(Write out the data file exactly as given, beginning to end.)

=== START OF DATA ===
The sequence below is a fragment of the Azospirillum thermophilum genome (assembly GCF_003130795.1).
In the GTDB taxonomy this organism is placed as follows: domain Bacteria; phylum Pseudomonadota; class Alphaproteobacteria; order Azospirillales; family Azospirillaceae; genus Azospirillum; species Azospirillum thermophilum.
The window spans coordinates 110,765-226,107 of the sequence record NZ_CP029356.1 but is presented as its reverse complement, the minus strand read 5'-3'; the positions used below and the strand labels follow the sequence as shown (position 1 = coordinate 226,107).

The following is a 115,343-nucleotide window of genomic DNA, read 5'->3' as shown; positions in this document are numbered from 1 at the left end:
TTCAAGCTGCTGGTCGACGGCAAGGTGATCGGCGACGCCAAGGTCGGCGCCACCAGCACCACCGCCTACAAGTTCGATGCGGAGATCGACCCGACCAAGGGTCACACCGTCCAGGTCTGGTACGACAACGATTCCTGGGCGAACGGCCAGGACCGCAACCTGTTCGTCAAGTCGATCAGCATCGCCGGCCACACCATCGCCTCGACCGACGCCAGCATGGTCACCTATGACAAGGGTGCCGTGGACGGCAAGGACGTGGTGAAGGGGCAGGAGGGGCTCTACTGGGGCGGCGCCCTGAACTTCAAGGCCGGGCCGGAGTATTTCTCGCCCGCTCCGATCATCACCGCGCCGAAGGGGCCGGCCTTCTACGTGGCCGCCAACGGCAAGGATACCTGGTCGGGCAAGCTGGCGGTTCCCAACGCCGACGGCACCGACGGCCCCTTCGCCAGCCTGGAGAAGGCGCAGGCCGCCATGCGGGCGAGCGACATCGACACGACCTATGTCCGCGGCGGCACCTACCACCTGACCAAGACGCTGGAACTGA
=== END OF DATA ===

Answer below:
The sequence below is a fragment of the Azospirillum thermophilum genome (assembly GCF_003130795.1).
In the GTDB taxonomy this organism is placed as follows: domain Bacteria; phylum Pseudomonadota; class Alphaproteobacteria; order Azospirillales; family Azospirillaceae; genus Azospirillum; species Azospirillum thermophilum.
The window spans coordinates 110,765-226,107 of the sequence record NZ_CP029356.1 but is presented as its reverse complement, the minus strand read 5'-3'; the positions used below and the strand labels follow the sequence as shown (position 1 = coordinate 226,107).

The following is a 115,343-nucleotide window of genomic DNA, read 5'->3' as shown; positions in this document are numbered from 1 at the left end:
TTCAAGCTGCTGGTCGACGGCAAGGTGATCGGCGACGCCAAGGTCGGCGCCACCAGCACCACCGCCTACAAGTTCGATGCGGAGATCGACCCGACCAAGGGTCACACCGTCCAGGTCTGGTACGACAACGATTCCTGGGCGAACGGCCAGGACCGCAACCTGTTCGTCAAGTCGATCAGCATCGCCGGCCACACCATCGCCTCGACCGACGCCAGCATGGTCACCTATGACAAGGGTGCCGTGGACGGCAAGGACGTGGTGAAGGGGCAGGAGGGGCTCTACTGGGGCGGCGCCCTGAACTTCAAGGCCGGGCCGGAGTATTTCTCGCCCGCTCCGATCATCACCGCGCCGAAGGGGCCGGCCTTCTACGTGGCCGCCAACGGCAAGGATACCTGGTCGGGCAAGCTGGCGGTTCCCAACGCCGACGGCACCGACGGCCCCTTCGCCAGCCTGGAGAAGGCGCAGGCCGCCATGCGGGCGAGCGACATCGACACGACCTATGTCCGCGGCGGCACCTACCACCTGACCAAGACGCTGGAACTGA